Parapsychology Journalism: The People, The Theory, The Science, The Skeptics
This has been a heck of a year in terms of psi and controversy. And the year isn’t quite over. It seems to be the year things have begun to change. We saw this first with the big TED controversy. If there is one lesson that stood out from that whole mess it was this: embracing a materialist approach to science is no longer considered by the public to be a safe, conservative position that demonstrates high standards. It’s being increasingly viewed as a reactionary position.
The TED controversy was also the first sign we’ve had that the world’s intellectuals are abandoning materialism in droves and that there is an increasingly powerful alternate community that is drawing strength in numbers. Rupert Sheldrake took on the incredibly reactionary tone of Wikipedia, (which I participated in.) But the mess at Wikipedia has been noticed by others as well: The paradigm is shifting and it’s producing all sorts of feather ruffling events as things move forward. In addition we’ve seen the slow but steady rise of the Society for Scientific Exploration, a scientific journal that explores normally taboo topics. It now has 800 members in 45 countries. (You can only be a member if you’re a scientist.)
The latest, and perhaps one of the most significant changes is the new Skeptiko forum. It’s being divided now, to deliberately change the nature of the primary discussions. There will no longer be proof oriented discussions on the main forum. In other words, it’s a given now, that psi is proven and skepticism about this proof is no longer necessary or welcome.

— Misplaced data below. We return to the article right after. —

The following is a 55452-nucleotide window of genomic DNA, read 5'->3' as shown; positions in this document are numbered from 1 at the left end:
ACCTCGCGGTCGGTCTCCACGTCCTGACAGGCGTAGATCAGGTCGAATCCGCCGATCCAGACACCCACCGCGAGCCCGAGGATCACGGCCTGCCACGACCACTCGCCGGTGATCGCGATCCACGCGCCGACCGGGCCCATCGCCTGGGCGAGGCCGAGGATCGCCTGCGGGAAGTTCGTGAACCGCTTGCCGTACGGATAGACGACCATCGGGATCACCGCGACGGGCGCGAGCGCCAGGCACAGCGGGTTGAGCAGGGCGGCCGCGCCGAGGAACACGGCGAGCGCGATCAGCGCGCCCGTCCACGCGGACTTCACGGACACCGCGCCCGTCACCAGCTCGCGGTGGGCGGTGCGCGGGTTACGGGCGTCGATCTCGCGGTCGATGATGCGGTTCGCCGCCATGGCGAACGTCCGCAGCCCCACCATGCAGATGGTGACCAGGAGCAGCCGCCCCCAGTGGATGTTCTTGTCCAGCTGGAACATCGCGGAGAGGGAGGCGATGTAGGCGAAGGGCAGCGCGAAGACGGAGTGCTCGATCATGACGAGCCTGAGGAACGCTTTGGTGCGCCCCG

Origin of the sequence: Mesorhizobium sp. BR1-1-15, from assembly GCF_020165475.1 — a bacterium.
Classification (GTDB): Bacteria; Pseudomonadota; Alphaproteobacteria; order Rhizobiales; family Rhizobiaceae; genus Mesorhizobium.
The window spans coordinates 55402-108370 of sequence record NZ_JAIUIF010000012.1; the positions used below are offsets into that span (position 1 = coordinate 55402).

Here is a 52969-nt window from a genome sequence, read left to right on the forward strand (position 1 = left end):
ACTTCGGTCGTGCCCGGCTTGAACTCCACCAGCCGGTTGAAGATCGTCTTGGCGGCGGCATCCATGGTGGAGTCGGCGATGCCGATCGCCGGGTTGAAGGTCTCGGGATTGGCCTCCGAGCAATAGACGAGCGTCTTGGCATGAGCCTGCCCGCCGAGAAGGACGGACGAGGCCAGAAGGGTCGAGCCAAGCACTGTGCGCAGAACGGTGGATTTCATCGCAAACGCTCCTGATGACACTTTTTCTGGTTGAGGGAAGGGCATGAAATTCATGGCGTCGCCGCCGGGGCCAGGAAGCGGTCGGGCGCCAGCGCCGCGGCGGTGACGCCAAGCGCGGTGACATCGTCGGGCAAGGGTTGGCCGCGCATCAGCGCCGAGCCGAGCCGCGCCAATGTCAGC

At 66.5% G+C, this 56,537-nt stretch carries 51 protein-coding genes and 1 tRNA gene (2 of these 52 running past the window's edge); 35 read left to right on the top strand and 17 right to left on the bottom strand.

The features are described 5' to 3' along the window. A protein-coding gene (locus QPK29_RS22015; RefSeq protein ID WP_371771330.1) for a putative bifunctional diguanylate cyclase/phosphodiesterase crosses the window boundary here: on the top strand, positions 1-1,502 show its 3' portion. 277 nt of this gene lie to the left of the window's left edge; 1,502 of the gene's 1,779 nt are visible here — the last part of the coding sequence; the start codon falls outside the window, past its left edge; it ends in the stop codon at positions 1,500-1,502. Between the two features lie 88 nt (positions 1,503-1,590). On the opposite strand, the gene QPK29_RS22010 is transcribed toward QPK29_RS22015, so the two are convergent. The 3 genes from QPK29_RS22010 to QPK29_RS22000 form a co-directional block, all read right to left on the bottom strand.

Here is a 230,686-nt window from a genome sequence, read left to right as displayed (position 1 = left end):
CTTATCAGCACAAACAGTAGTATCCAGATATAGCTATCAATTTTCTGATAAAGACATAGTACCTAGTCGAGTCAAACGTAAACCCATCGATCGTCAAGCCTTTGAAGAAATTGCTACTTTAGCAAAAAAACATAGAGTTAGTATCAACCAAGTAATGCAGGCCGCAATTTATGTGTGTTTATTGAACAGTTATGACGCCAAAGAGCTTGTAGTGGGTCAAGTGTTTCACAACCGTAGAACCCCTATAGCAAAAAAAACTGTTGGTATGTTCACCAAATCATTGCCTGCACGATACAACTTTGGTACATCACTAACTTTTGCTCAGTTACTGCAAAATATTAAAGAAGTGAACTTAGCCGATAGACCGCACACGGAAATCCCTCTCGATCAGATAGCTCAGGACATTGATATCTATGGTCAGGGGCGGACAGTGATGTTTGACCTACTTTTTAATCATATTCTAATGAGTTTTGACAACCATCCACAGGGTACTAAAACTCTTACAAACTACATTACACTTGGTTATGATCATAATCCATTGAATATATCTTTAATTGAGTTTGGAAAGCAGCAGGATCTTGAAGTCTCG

Because psi has been scientifically proven to exist beyond any reasonable doubt there is no point in getting into arguments with people who continually insist that it is not proven. To use an analogy, if we are going to explore what it means to live on a round world, it becomes pointless to have discussions about whether it is flat or not.
There is now a secondary forum where such discussions can take place though, which acknowledges that this is not a settled question for many people. This new forum perfectly mirrors the change that is taking place. The skeptics are getting slowly left behind . . . but not just yet. The skeptics on the forum, -and there are many-, sense the importance of this change and have argued passionately against it.
On the old forum, this was reversed. The main forum invited proof oriented skepticism and those that wanted to explore beyond that had to go to a secondary forum. The skeptics were quite happy with that arrangement, but now that it has changed they are having trouble adjusting to it. They understandably want their objections to be front and center.
I think that Alex Tsakiris, (of the Skeptiko Podcasts), a former skeptic himself, is at the leading edge of a fundamental shift in the overall direction of this scientific controversy. Change in the scientific community will probably not come from existing institutions doing an about face, but rather newer institutions gaining members and prestige that first equals and then eventually outstrips older ones. Scientists, in other words, will start voting with their feet.